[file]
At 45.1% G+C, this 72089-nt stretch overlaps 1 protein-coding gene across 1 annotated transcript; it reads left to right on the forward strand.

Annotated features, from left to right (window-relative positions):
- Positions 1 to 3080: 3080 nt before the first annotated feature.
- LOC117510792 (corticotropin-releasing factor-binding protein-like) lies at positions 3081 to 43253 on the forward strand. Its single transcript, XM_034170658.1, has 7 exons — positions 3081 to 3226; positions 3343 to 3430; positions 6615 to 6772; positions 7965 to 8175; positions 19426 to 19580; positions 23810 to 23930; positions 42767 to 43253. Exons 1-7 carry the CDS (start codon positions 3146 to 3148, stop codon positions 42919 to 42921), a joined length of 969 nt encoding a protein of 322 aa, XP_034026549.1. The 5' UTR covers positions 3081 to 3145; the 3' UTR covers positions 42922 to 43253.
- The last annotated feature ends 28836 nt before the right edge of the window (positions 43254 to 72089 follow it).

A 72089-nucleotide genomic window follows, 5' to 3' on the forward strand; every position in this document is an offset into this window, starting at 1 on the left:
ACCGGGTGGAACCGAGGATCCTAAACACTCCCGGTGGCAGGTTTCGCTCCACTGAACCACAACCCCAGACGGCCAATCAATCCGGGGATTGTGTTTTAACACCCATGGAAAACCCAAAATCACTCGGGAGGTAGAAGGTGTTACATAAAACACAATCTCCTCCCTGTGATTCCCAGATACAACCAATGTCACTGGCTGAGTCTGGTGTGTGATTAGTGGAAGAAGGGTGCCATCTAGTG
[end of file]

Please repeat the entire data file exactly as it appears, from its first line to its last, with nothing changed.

At 45.1% G+C, this 72089-nt stretch overlaps 1 protein-coding gene across 1 annotated transcript; it reads left to right on the forward strand.

Annotated features, from left to right (window-relative positions):
- Positions 1 to 3080: 3080 nt before the first annotated feature.
- LOC117510792 (corticotropin-releasing factor-binding protein-like) lies at positions 3081 to 43253 on the forward strand. Its single transcript, XM_034170658.1, has 7 exons — positions 3081 to 3226; positions 3343 to 3430; positions 6615 to 6772; positions 7965 to 8175; positions 19426 to 19580; positions 23810 to 23930; positions 42767 to 43253. Exons 1-7 carry the CDS (start codon positions 3146 to 3148, stop codon positions 42919 to 42921), a joined length of 969 nt encoding a protein of 322 aa, XP_034026549.1. The 5' UTR covers positions 3081 to 3145; the 3' UTR covers positions 42922 to 43253.
- The last annotated feature ends 28836 nt before the right edge of the window (positions 43254 to 72089 follow it).

A 72089-nucleotide genomic window follows, 5' to 3' on the forward strand; every position in this document is an offset into this window, starting at 1 on the left:
ACCGGGTGGAACCGAGGATCCTAAACACTCCCGGTGGCAGGTTTCGCTCCACTGAACCACAACCCCAGACGGCCAATCAATCCGGGGATTGTGTTTTAACACCCATGGAAAACCCAAAATCACTCGGGAGGTAGAAGGTGTTACATAAAACACAATCTCCTCCCTGTGATTCCCAGATACAACCAATGTCACTGGCTGAGTCTGGTGTGTGATTAGTGGAAGAAGGGTGCCATCTAGTG